When people think of Frankfurt, the first thing that usually comes to mind is the city’s skyscraper-crowned skyline – a testament to its status as a European centre for business and finance. But when you live here, you see a different side to Frankfurt, and my first thoughts of my home city are of its vast, leafy parks, its bustling boutique shops where you can always find something out of the ordinary, and the magnificent iron footbridge spanning the Main.
Frankfurt is also a city of great taste, with some of the very best restaurants in Germany, superb museums and cultural landmarks and a world-renowned opera house. In this guide, I’d like to show you the very best of the city I call home.
Sightseeing and relaxing
While tourists typically head straight to the Roemerberg, the historic heart of Frankfurt and the seat of its government for many years, I recommend making the Main Tower your first port of call. This 56-storey skyscraper is the home of banking powerhouses like Merrill Lynch and Landesbank Hessen-ThŁringen, but the real reason to visit is for the unrivalled panoramic view from the top – from here you can see almost the whole of the city stretching down along the Main River, a sight that’s equally stunning in the day or the night.
More than half of Frankfurt is covered in parkland, and visitors should certainly spend a day relaxing as the locals do in one of our splendid green spaces. Frankfurt’s 8,000 hectare green belt is a joy to explore in the spring, when the beech and oak trees are in bloom and you can best appreciate the spectacular landscapes of meadows and orchards that surround the city.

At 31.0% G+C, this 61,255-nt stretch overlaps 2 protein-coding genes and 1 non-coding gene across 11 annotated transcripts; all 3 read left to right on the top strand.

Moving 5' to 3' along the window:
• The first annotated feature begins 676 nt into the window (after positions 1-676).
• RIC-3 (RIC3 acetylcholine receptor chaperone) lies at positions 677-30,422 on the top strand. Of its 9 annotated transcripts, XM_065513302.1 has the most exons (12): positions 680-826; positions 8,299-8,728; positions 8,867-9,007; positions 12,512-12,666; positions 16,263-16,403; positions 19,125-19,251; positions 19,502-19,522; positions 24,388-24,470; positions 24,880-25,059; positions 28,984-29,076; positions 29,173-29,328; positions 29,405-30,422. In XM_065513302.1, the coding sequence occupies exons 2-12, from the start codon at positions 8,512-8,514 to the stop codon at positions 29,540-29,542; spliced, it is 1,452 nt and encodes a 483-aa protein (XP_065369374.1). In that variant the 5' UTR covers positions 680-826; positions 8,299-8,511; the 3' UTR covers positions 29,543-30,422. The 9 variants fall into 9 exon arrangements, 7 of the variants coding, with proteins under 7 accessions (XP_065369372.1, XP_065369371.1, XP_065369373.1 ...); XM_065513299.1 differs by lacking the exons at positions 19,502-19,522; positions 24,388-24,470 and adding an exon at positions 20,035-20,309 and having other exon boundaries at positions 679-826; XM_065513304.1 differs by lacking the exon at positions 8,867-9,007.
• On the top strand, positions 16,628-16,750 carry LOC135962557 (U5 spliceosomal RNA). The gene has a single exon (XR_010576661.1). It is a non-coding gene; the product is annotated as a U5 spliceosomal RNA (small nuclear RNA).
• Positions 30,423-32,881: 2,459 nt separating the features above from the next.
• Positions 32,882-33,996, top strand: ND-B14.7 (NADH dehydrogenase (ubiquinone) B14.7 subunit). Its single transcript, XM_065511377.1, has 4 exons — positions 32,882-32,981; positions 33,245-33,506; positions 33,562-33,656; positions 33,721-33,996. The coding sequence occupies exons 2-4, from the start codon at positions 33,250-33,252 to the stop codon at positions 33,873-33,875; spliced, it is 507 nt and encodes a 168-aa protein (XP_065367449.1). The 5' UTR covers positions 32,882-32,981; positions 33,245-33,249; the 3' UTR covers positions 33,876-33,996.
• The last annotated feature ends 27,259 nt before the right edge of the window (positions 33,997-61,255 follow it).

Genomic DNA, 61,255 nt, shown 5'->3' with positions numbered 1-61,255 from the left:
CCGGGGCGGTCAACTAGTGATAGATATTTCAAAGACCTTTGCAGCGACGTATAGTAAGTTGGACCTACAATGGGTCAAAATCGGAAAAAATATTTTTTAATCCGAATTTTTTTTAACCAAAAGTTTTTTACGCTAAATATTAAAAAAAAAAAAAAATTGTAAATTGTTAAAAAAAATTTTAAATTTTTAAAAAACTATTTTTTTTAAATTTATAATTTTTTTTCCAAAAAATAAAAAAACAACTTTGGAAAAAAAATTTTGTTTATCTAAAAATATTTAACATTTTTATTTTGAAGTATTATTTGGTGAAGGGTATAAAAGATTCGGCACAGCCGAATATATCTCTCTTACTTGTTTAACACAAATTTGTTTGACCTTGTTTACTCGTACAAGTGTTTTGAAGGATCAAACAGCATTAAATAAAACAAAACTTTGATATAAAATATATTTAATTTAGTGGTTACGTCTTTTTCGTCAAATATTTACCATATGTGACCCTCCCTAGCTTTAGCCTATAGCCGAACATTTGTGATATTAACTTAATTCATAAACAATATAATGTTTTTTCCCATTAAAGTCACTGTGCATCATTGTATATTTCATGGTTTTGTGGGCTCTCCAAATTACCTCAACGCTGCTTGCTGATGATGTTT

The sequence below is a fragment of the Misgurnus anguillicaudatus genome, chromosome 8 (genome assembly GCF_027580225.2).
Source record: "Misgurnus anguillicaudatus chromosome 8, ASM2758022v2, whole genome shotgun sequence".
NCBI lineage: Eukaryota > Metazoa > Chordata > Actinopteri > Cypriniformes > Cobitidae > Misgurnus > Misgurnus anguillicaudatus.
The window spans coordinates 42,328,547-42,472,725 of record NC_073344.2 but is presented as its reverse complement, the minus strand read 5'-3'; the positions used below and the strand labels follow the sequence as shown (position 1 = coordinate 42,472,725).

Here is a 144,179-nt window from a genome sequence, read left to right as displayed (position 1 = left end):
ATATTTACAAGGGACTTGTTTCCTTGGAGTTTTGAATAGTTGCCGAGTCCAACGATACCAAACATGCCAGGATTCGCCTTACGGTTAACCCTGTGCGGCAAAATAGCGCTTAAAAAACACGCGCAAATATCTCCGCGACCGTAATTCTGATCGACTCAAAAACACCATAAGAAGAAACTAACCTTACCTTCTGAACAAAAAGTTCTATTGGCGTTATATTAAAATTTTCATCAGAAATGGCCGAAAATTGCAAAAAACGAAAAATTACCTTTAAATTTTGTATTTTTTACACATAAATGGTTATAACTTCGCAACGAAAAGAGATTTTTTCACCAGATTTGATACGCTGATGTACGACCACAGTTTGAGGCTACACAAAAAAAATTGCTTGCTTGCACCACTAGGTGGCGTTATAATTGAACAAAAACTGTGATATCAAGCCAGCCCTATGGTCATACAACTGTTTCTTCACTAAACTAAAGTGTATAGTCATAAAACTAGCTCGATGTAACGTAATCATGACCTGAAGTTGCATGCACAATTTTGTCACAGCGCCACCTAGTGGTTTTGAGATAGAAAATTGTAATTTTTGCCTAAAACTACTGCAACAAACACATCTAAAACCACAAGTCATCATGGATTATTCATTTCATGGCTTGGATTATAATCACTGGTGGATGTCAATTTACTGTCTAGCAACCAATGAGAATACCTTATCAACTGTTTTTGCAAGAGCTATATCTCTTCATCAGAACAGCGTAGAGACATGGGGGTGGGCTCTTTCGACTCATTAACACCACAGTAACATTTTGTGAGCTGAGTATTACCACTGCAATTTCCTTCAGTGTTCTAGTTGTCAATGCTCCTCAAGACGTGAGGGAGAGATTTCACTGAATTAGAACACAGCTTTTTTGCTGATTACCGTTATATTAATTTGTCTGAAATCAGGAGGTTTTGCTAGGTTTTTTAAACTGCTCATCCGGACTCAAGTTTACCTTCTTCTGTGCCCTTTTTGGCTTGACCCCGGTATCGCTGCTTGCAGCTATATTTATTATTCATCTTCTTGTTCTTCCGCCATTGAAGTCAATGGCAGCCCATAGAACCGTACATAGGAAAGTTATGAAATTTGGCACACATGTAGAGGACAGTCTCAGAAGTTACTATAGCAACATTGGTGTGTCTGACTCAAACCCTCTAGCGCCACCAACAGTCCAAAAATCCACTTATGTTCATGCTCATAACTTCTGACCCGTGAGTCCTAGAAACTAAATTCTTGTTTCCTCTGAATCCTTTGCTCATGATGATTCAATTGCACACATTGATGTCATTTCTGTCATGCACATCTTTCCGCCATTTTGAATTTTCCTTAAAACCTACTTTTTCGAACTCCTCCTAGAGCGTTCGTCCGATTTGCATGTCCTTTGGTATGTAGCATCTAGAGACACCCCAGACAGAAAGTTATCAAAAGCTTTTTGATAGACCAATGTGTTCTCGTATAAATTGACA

Zeil, Frankfurt’s most popular shopping street, is where the city’s discerning residents do their shopping at its many boutique and department stores. This pedestrianised shopping zone is home to Europe’s largest beauty store, with an array of quirky fashion and jewellery stores just off the main street. Be sure to pay a visit to the Zeilgalerie, a ten-storey shopping mall with a rooftop terrace.
If you really want to bring something unique and luxurious home from your trip, I advise heading to GoethestraŖe, where many internationally-renowned brands cater to big spenders. With outlets like Cartier, Armani, Versace and Tiffany’s, it’s often described as Frankfurt’s answer to Fifth Avenue in New York.
Museums and culture
One of Frankfurt’s cultural gems, the Alte Oper is a superb place for anyone who loves the finer things in life to visit and take in a show. This stunning Renaissance-style building was originally the city’s opera house, although it now serves as a concert hall that regularly hosts concerts and plays, and is particularly well-known as the home of the Frankfurt Radio Symphony Orchestra. Alternatively, the new Frankfurt Opera House is an award-winning venue where visitors can see classic and contemporary opera in sumptuous surroundings.
While you are in Frankfurt, I very much recommend visiting the former home of one of our city’s most famous children: the author Johann Wolfgang von Goethe. Goethe House, which can be found in the Altstadt district, has a pictorial gallery that gives a fascinating insight into this extraordinary writer and the society he grew up in. Like many old buildings in Frankfurt, it was partially destroyed during the Second World War, but has been carefully restored and retains some of its original furniture, such as Goethe’s writing desk.
Michele Schinella is Director of Guest Services at†Kempinski Hotel Gravenbruch Frankfurt.